MICHELIN Guide Inspectors spend all year on the road uncovering the best restaurants to recommend—and what they've found is too good to keep a secret. That's why, over the next few weeks, we're adding new restaurants to the MICHELIN Guide California leading up to the announcement of Bib Gourmands and Stars in late September. Bon appétit!
Chef Nick Tamburo had big shoes to fill following the closure of longtime favorite Redd Wood, but he’s made it look effortless. Start with thin slivers of kampachi garnished with preserved perilla or swipe large corn and nori fritters through a cloud-like mousse of corn studded with trout roe. Wood-fired pizzas are a nod to the previous tenant.
Extensive travel throughout Thailand has informed and inspired this team to bring a taste of Chiang Mai to Sebastopol. This is food that is spiced and seasoned with little hesitation and fresh and electric at the same time. The house-made Thai sausage is superb; and the paste for all the curries are made in house, with our favorite being the green curry with Manila clams and potatoes.
Horn Barbecue (Oakland)
This local sensation from Matt Horn serves up "West coast barbecue" set within a cool, warehouse-style space. Employing his family's cooking traditions and all manner of meat-smoking, the chef turns out brisket, pulled pork, and sausages—all unfussy yet irresistible.
Rêve Bistro (Lafayette)
The staff are a smooth, efficient bunch and the bistro menu from chef-owner Paul Magu-Lecugy spans the classics. Think gougères and wild boar pâté or a more hearty plate of noisettes de chevruil poélées (venison stuffed in puff pastry over celery root purée). The lemon meringue tart is a sublime way to cap off the meal.
Top Hatters Kitchen (San Leandro)
Husband-and-wife co-owners Matthew Beavers and DanVy Vu opted to honor this fixture’s former life as a family-owned hat shop by keeping the name; the well-crafted cocktails are also dubbed with nods to millinery. Chef Vu leads the kitchen, and her skillful contemporary combination of Vietnamese and Californian flavors is tantalizing.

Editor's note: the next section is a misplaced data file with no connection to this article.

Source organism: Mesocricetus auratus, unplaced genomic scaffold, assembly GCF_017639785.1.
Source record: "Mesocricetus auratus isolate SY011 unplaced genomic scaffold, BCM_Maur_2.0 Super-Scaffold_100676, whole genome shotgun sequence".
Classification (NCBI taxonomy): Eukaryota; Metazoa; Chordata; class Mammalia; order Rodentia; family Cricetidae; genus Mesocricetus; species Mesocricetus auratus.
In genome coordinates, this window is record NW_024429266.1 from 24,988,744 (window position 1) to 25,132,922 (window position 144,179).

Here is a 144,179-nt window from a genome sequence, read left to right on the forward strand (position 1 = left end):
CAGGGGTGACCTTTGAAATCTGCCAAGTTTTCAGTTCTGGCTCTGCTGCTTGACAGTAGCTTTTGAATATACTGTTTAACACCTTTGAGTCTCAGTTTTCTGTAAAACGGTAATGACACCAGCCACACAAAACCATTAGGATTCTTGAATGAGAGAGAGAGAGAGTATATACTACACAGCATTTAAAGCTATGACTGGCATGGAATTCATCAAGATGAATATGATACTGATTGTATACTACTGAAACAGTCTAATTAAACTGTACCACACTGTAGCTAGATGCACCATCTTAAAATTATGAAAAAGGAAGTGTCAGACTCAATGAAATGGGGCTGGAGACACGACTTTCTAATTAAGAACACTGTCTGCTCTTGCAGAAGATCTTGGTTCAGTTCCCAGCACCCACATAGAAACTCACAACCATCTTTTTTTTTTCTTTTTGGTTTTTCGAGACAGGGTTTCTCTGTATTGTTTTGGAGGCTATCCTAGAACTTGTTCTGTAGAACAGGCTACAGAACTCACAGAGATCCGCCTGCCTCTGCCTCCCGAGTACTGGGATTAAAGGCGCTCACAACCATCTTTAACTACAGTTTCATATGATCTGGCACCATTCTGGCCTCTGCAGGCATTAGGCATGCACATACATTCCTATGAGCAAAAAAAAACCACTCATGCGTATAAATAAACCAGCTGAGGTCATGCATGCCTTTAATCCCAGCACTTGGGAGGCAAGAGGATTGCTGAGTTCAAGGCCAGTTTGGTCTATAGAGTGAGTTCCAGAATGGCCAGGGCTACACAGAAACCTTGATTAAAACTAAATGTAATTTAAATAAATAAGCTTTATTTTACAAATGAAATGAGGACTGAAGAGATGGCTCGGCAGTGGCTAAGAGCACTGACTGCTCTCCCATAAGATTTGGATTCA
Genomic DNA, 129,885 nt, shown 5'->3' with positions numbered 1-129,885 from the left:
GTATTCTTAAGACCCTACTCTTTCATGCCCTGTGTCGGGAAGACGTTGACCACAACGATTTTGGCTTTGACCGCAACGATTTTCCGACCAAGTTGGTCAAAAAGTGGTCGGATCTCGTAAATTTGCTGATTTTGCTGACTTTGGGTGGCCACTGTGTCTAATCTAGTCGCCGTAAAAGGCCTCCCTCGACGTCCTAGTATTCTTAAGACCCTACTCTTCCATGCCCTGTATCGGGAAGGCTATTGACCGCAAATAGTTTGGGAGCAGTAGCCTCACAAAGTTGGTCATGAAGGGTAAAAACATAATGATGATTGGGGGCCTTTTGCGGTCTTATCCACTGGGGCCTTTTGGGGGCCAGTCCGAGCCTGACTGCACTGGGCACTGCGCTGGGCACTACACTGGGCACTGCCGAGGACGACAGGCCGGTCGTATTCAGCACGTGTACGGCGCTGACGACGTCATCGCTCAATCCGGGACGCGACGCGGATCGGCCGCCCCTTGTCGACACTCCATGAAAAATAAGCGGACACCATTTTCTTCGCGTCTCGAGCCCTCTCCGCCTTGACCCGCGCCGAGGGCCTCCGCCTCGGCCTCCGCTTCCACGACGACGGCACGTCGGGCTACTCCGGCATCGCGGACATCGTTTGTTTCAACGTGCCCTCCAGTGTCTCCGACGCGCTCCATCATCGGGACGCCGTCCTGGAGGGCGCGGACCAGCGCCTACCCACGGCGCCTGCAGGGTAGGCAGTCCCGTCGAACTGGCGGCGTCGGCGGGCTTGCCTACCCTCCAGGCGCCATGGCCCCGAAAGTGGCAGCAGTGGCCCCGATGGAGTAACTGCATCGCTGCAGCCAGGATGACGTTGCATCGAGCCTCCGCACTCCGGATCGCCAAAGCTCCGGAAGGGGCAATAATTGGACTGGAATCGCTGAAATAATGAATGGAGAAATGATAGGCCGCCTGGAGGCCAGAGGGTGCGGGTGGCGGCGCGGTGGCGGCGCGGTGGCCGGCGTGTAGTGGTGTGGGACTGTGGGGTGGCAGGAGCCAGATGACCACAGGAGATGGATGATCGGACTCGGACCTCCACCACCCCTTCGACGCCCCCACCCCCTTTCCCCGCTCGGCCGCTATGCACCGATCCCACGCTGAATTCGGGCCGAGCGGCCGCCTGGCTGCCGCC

Husband-and-wife David Fisher and Serena Chow Fisher manage both the savory and sweet side of things. You'll appreciate the precise technique and subtle yet imaginative use of ingredients found throughout the seasonal menu, which might commence with lightly cured kampachi layered with melon and herbaceous lovage vinaigrette, before culminating in a sweetly satisfying pistachio cake with rhubarb jam and jasmine bavarois.
Belinda Leong and Michel Suas have long been recognized as Bay Area pastry royalty, so naturally this foray into sit-down dining (located next door to their much-acclaimed B. Patisserie) is a treat. To sweeten the pot even further, they tapped JP Carmona, formerly chef de cuisine at Manresa, to lead the kitchen.
Locals now pack this intimate spot for hand-made pastas—porcini- and black truffle-ravioli—as well as less conventional indulgences, like uni crème brûlée with caviar. Meaty mains like the Wagyu flat iron steak with maitake-bordelaise also hit the mark.
Chef Srijith Gopinathan brings his impressive pedigree and unique brand of upscale Indian cooking to the south (Palo Alto). Kulchas are a menu highpoint, deliciously stuffed with the likes of peak-season peas and ricotta and served with a bright green kale chutney; while crisped branzino with a chutney of green garlic, herbs, and chilies is all heart and soul.
Thanks to the collab between Chef Manish Tyagi and Owner Anupam Bhatia, the menu here is an homage to India's forgotten recipes. Every dish is elegantly composed and flavors are infinitely varied.